Carbon Mitigation Initiative

Stabilization Wedges The Wedge from Capture CO2 at Baseload Power Plant

A wedge can be achieved by carbon sequestration through:

  • 800 GW of baseload coal, or
  • 1600 GW of baseload natural gas, or
  • Equivalent biomass
  • Less than perfect capture and storage ((both CO2 not captured and extra energy to power the capture and storage) are considered.


When energy is extracted from fossil fuels or biofuels by oxidizing its carbon to CO2, there is no fundamental reason why that CO2 should end up in the atmosphere. It is possible to capture the CO2 at the energy conversion facility instead of venting it, and to store the captured CO2 to prevent it from reaching the atmosphere for a long period of time. This strategy, carbon capture and storage (CCS), also known as fossil carbon sequestration, is being widely studied as a carbon mitigation strategy. The 2002 National Academy of Engineering symposium proceedings (S36) is a good source of introductory essays on many of the major issues; for more detailed information, we recommend the collection of papers prepared for a 2002 international conference in Kyoto, in two volumes (S37). The website of the International Energy Agency's Greenhouse Gas R&D Programme is particularly useful.

To achieve the objectives of CCS, several commercial technologies must be combined in new ways. Key carbon capture technologies are well known from their use in industrial hydrogen production at refineries and ammonia plants. Key carbon storage technologies are well known from their use for enhanced oil recovery (EOR). We consider carbon capture and carbon storage separately.

Carbon capture Carbon capture is possible as end-of-pipe technology ("postcombustion capture"): CO2 is separated from the flue gases exiting a power plant or other industrial facility, for example by chemical absorption or adsorption. Alternatively, CO2 may be captured at an early stage, prior to most of the energy generation ("pre-combustion capture"). Post-combustion capture is less disruptive of already established technological practice. However, in many cases, pre-combustion capture is less costly, because the key step of separating CO2 from other gases may be accomplished at much higher partial pressure.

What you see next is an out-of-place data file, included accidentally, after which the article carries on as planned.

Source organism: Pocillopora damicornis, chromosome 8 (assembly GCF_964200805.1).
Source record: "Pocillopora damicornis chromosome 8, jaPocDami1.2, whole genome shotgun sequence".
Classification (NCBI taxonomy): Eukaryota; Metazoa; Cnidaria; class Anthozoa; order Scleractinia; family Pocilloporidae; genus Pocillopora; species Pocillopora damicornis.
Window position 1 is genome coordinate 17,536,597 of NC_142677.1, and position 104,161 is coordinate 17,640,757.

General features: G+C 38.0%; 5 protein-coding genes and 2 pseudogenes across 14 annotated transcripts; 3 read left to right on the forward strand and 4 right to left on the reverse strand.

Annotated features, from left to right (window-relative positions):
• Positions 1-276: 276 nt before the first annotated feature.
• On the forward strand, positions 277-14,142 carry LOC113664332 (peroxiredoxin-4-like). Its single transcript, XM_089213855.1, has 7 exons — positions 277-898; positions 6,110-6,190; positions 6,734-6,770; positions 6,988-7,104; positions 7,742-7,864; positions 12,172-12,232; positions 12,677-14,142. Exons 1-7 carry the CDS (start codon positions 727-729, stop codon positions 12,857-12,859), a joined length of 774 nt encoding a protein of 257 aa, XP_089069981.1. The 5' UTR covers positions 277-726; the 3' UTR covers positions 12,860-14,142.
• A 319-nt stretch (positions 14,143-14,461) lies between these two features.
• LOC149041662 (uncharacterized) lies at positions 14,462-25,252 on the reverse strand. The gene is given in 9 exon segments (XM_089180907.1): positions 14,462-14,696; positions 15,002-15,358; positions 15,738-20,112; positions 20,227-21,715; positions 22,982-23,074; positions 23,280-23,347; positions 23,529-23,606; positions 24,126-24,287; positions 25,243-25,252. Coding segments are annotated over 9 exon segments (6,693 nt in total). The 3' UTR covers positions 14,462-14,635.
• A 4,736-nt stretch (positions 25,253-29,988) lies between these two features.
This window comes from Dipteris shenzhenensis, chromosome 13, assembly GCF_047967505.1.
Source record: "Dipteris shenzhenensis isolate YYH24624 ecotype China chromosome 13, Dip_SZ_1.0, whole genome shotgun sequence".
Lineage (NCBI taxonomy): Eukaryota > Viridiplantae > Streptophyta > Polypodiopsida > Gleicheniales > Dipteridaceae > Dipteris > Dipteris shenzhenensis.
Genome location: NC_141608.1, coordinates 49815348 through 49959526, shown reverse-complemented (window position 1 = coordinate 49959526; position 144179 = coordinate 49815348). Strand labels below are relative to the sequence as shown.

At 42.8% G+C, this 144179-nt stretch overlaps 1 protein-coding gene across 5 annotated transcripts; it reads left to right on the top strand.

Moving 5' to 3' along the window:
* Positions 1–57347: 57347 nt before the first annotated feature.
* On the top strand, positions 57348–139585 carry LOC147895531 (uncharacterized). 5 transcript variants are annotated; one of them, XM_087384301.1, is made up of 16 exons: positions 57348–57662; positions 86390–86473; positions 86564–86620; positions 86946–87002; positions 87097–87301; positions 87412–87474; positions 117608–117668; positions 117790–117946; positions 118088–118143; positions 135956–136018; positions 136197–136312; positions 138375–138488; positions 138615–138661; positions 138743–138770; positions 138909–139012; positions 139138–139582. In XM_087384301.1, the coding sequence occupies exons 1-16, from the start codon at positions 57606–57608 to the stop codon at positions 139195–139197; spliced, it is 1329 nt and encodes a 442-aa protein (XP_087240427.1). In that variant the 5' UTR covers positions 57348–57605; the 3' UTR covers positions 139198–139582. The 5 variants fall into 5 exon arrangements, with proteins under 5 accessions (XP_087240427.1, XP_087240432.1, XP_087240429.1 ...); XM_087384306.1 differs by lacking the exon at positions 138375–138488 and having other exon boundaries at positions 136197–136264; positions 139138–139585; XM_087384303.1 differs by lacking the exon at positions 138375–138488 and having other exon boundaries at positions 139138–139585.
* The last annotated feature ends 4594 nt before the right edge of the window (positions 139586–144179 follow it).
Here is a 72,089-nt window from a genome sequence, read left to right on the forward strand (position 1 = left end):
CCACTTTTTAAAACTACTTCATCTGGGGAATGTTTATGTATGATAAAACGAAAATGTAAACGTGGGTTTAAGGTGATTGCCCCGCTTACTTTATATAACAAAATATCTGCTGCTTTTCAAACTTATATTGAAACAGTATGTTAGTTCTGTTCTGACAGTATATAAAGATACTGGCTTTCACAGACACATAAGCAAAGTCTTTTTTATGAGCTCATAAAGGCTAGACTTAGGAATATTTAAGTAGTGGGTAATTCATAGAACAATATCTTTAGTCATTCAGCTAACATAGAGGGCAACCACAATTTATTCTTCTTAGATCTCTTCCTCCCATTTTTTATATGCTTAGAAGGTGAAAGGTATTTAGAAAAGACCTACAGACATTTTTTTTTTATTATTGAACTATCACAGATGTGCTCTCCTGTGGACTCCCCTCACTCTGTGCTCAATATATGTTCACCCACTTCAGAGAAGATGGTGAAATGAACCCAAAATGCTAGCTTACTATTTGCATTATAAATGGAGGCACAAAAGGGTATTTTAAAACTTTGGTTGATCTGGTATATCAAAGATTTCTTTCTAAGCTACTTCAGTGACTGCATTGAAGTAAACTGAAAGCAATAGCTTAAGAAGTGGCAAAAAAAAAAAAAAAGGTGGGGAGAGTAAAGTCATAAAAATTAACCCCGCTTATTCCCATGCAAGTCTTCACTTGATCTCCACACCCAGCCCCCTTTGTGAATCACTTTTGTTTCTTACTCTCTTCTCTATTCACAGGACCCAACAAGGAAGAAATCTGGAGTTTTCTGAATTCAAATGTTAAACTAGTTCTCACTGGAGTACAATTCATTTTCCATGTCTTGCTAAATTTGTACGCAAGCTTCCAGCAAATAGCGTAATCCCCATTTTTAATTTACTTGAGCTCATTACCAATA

Pre-combustion CO2 capture shares many technologies with the gasification of solid fuels (coal, petroleum coke, and various biofuels). The synthetic gas (syngas) exiting the gasifier contains, principally, CO and H2, at high temperature and pressure, but it also contains impurities, like sulfur. For a gasification plant to become a pre-combustion capture plant, the CO and H2 mixture must be converted to a CO2 and H2 mixture, via a shift reactor: Figure 3

The technologies to remove impurities from syngas are similar to the technologies to remove CO2 from a mixture of CO2 and H2. When gasification is the first step in power production, if there is no CO2 capture, the CO-plus- H2 syngas goes to a turbine, whereas if there is CO2 capture, a much more H2- rich syngas goes to the turbine. The incremental cost of CO2 capture in power production, if gasification becomes established as the power conversion system of choice, is relatively low. Thus, the competition within coal-based power between steam power and power from gasification strongly affects and is affected by any requirement for carbon mitigation. The more gasification-based power is competitive, the less costly CO2 capture will be, and the greater the societal demand for CO2 capture, the more competitive gasification-based power will be.